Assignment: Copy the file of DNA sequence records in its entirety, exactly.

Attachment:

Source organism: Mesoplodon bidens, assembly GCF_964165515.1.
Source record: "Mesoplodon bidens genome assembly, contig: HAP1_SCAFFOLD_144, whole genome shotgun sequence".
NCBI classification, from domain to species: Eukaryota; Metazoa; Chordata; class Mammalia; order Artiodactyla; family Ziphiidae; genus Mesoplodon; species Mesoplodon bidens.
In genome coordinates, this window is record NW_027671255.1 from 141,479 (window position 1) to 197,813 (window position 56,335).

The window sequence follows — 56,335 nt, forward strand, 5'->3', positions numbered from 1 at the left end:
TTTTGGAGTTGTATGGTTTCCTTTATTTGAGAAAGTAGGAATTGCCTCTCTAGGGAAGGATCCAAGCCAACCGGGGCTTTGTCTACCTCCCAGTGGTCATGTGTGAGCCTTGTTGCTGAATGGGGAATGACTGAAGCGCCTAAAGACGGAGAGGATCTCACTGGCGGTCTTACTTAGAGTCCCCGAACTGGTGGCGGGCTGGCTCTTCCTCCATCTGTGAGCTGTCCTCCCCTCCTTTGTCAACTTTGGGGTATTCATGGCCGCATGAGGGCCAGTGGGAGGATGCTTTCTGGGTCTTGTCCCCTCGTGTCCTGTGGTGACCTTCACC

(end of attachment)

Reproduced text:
Source organism: Mesoplodon bidens, assembly GCF_964165515.1.
Source record: "Mesoplodon bidens genome assembly, contig: HAP1_SCAFFOLD_144, whole genome shotgun sequence".
NCBI classification, from domain to species: Eukaryota; Metazoa; Chordata; class Mammalia; order Artiodactyla; family Ziphiidae; genus Mesoplodon; species Mesoplodon bidens.
In genome coordinates, this window is record NW_027671255.1 from 141,479 (window position 1) to 197,813 (window position 56,335).

The window sequence follows — 56,335 nt, forward strand, 5'->3', positions numbered from 1 at the left end:
TTTTGGAGTTGTATGGTTTCCTTTATTTGAGAAAGTAGGAATTGCCTCTCTAGGGAAGGATCCAAGCCAACCGGGGCTTTGTCTACCTCCCAGTGGTCATGTGTGAGCCTTGTTGCTGAATGGGGAATGACTGAAGCGCCTAAAGACGGAGAGGATCTCACTGGCGGTCTTACTTAGAGTCCCCGAACTGGTGGCGGGCTGGCTCTTCCTCCATCTGTGAGCTGTCCTCCCCTCCTTTGTCAACTTTGGGGTATTCATGGCCGCATGAGGGCCAGTGGGAGGATGCTTTCTGGGTCTTGTCCCCTCGTGTCCTGTGGTGACCTTCACC